President Barack Obama named Thomas Perez, an assistant U.S. attorney general, as his choice for labor secretary in his second term.
Perez would replace Hilda Solis, ensuring that the Labor Department is led again by a Hispanic, helping the president maintain diversity in his cabinet. Solis resigned in January.
“Like so many Americans, Tom knows what it’s like to climb the ladder of opportunity,” Obama said today in announcing his plan to nominate Perez, the son of immigrants from the Dominican Republic. Perez will work to promote economic growth and will “make sure that growth is broad-based,” the president said.
If confirmed by the Senate, Perez would probably play a prominent part in pushing Obama’s agenda on items including an immigration overhaul and raising the nation’s minimum wage to $9 an hour from $7.25. Perez might be pressed on both fronts, such as by a proposal to issue visas for guest workers, by Senate Republicans, said Gary Chaison, a labor-relations professor at Clark University in Worcester, Massachusetts.
“I don’t think that he’s really committed himself one way or another toward a guest-worker program,” Chaison said in an interview. “These are going to be the hearings from hell.”
Perez, 51, has led the Justice Department’s civil rights unit since 2009. He has pursued discriminatory job postings at a Florida health-care company, charges of sex discrimination in hiring by the city of Corpus Christie, Texas, and lawsuits against Georgia for failing to ensure overseas voting rights.
In May, Perez accused Arizona’s Maricopa County and Sheriff Joseph Arpaio of discriminating against Latinos in a lawsuit. Arpaio, who has reinstituted jailhouse chain gangs, said the Obama administration targeted him in an election-year maneuver.
Senator David Vitter, a Louisiana Republican, said he will block the nomination until the Justice Department answers a 2011 letter about what he said was selective enforcement by the agency of the voter registration act in Louisiana.
“Thomas Perez’s record should be met with great suspicion by my colleagues,” Vitter said today in a statement.
Labor groups applauded Obama’s choice of Perez to run the 17,000-employee department. Richard Trumka, president of the AFL-CIO labor federation, said the lawyer has been a champion for working people who sought to eliminate discrimination in housing, provide access to education and health care, and crack down on employers who try to avoid paying fair wages.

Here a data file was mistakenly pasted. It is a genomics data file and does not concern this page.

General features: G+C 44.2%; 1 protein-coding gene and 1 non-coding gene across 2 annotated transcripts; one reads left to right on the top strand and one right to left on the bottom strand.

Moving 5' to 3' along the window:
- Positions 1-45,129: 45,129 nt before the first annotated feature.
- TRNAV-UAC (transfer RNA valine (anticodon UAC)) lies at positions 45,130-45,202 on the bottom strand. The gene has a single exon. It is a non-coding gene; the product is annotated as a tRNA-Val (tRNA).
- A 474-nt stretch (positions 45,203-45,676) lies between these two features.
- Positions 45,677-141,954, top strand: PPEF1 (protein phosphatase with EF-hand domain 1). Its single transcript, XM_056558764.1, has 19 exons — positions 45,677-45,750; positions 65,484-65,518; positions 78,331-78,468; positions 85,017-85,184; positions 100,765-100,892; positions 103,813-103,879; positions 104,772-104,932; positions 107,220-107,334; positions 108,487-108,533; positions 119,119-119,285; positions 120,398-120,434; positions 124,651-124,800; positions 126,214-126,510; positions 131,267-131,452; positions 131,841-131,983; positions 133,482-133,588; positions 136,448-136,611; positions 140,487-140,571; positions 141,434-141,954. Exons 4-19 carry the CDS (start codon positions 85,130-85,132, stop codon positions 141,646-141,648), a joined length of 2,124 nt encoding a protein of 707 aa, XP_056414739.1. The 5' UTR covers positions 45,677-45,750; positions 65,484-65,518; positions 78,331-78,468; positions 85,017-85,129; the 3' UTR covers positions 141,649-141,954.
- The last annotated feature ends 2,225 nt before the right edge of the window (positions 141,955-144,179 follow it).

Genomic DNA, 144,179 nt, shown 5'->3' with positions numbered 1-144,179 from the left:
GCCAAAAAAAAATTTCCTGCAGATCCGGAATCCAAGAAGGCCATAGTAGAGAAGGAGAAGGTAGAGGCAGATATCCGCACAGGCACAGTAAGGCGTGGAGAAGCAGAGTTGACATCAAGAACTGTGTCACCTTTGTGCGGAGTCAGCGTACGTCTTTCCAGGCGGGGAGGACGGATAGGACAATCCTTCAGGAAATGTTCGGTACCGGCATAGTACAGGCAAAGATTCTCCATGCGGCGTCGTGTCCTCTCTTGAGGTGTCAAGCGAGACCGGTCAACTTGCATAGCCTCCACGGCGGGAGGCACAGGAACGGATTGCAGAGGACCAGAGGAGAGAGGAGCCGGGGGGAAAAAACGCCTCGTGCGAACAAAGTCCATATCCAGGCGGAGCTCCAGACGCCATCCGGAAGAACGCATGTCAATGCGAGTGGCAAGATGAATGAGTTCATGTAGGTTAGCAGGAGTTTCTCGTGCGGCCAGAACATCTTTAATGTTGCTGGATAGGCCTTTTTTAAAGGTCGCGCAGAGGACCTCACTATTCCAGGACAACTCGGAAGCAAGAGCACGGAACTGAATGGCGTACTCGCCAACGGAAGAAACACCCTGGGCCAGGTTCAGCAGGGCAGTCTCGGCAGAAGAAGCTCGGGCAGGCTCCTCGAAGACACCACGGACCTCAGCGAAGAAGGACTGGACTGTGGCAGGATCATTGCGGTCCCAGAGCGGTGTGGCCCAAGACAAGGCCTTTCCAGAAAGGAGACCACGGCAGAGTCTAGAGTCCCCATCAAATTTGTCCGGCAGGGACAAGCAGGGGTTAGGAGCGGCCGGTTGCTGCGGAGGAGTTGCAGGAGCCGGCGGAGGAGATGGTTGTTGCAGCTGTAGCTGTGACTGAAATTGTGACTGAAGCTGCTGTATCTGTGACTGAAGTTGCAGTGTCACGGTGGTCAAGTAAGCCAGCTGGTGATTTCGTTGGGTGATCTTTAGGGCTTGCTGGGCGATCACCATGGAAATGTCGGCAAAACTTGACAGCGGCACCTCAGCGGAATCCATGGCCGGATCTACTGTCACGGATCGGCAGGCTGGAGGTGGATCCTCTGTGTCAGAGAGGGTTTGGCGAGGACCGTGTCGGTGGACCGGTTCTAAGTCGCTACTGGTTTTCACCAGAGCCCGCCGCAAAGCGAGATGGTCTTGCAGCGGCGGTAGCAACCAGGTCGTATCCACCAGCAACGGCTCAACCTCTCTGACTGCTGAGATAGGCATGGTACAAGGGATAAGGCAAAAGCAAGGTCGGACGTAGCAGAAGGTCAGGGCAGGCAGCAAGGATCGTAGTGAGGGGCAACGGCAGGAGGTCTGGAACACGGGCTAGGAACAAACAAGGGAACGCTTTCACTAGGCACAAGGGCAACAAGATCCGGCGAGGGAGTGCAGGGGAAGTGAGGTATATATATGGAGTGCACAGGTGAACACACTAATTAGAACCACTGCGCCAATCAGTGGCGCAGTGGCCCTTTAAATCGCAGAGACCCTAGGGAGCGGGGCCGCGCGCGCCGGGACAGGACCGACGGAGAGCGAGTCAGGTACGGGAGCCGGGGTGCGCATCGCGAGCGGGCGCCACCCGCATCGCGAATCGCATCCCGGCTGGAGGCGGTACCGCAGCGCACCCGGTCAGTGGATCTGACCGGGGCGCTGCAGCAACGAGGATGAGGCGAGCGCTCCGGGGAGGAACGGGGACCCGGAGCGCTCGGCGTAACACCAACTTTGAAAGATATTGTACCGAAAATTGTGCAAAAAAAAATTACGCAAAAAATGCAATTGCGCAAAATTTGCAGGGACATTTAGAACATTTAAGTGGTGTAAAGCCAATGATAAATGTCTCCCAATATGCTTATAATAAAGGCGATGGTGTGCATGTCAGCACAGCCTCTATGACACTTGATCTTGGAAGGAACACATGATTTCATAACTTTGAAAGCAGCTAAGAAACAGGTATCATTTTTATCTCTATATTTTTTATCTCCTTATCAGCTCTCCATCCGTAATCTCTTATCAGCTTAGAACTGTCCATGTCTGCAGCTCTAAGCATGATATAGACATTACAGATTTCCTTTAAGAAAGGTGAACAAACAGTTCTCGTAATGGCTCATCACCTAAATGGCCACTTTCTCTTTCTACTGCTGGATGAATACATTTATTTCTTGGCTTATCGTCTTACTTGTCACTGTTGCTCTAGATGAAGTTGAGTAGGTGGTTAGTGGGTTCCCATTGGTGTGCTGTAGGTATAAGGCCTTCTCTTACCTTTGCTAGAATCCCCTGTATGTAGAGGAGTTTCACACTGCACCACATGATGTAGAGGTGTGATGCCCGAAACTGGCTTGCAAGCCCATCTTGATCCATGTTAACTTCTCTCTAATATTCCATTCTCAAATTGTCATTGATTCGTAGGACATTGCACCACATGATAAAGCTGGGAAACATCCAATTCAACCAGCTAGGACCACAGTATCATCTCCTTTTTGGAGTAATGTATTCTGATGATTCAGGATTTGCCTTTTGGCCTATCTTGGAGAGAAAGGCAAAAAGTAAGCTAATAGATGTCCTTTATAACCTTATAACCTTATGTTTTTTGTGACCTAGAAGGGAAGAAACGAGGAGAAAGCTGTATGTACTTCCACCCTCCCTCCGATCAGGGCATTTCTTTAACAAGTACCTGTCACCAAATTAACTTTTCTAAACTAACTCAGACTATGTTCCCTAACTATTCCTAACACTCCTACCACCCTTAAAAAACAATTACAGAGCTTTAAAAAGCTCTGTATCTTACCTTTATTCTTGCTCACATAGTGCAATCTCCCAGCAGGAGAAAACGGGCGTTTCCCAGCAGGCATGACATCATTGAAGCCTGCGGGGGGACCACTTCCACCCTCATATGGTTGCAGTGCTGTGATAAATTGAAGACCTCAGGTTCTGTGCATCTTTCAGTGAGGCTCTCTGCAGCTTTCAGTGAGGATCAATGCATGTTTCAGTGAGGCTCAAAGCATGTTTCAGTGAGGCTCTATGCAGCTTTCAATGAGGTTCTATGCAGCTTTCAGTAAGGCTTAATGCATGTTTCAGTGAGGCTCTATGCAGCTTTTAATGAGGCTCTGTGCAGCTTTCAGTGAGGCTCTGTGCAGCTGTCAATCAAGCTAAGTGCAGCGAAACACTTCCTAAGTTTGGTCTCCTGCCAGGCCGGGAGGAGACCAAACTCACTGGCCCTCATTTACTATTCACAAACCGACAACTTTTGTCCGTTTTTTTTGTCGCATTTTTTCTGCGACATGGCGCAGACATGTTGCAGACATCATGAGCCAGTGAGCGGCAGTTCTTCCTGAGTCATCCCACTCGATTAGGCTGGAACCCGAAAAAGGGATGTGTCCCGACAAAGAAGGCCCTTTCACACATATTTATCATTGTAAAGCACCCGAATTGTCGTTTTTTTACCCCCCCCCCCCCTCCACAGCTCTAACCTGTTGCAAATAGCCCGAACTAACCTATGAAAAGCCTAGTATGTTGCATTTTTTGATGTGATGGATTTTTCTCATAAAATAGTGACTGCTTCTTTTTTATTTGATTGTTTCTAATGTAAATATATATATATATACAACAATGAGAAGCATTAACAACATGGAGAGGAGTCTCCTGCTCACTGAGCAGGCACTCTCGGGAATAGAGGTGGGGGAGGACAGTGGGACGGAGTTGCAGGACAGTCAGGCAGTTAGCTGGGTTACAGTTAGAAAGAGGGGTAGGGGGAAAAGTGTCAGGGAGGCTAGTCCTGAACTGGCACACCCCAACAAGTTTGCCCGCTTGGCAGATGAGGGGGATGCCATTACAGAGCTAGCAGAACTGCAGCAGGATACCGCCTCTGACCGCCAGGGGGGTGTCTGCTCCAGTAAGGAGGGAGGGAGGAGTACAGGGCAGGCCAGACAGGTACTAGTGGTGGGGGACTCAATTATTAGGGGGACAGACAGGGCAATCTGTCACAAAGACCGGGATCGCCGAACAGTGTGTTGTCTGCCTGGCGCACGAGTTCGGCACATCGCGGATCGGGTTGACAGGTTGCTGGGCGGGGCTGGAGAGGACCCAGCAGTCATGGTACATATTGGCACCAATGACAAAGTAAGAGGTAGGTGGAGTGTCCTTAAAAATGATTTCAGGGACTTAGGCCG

Perez is a “strong advocate for working Americans, particularly low-wage, and immigrant workers,” Liz Cattaneo. spokeswoman for Jobs with Justice-American Rights at Work, a Washington-based group that advocates for worker’s rights, said by e-mail. “We urge Congress to pursue a swift confirmation process so the agency can move forward with its agenda.”
Perez was the first Hispanic elected to the Montgomery County Council in the Maryland suburb of Washington. He served from 2002 to 2005, including one year as president.
Perez graduated from Harvard University’s law school and holds degrees in international relations and political science from Brown University.
Before taking his Justice Department post, Perez was secretary of the Maryland Labor, Licensing and Regulation Department, which oversees workplace safety laws, wage-and-hour regulations and the state’s consumer-protection statutes.
White House officials said the president is making cabinet choices to ensure that the heads of departments and agencies reflect the political coalition of Latinos, blacks and women that helped him win re-election over Republican Mitt Romney.
Obama chose three white men for the Central Intelligence Agency, State Department and Defense Department. They have been balanced by the nomination of Sylvia Mathews Burwell, of the Wal-Mart Foundation, as budget chief; scientist Ernest Moniz as head of the Energy Department; and Gina McCarthy to lead the Environmental Protection Agency.
Obama’s choice of Perez has drawn opposition from Republicans. Senator Jeff Sessions of Alabama called it a “needlessly divisive nomination,” saying that at the Justice Department, Perez took a “political approach to the law.”
Perez “has aggressively sought ways to allow the hiring of more illegal workers,” Sessions said in a statement. “His views on illegal immigration are far outside the mainstream.”
Senator Charles Grassley, an Iowa Republican, is among lawmakers looking at Perez’s role in a decision by St. Paul, Minnesota, to drop a Supreme Court appeal in a case that fair-lending advocates said would have harmed a central enforcement tenet in housing discrimination cases.
The Justice Department declined to join two whistle-blower lawsuits against St. Paul in exchange for the city dropping the appeal, Grassley said in a September letter to U.S. Attorney General Eric Holder. As a result, the nation didn’t get as much as $180 million from a settlement, he said. The letter was also signed by Republican Representatives Darrell Issa of California, Lamar Smith of Texas and Patrick McHenry of North Carolina.
Justice Department officials said at the time that Perez’s involvement in the discussions was deemed appropriate by ethics officials.
“If Mr. Perez is nominated, he should face a lot of tough questions about this quid-pro-quo deal he appears to have put together,” Grassley has said. “I shudder to think how whistle-blowers will be treated in the Labor Department if this quid pro quo with St. Paul is any indication of Mr. Perez’s approach to this important area of law.”
Remaining vacancies in Obama’s cabinet include secretaries of commerce and transportation, the U.S. Trade Representative and leader of the Small Business Administration.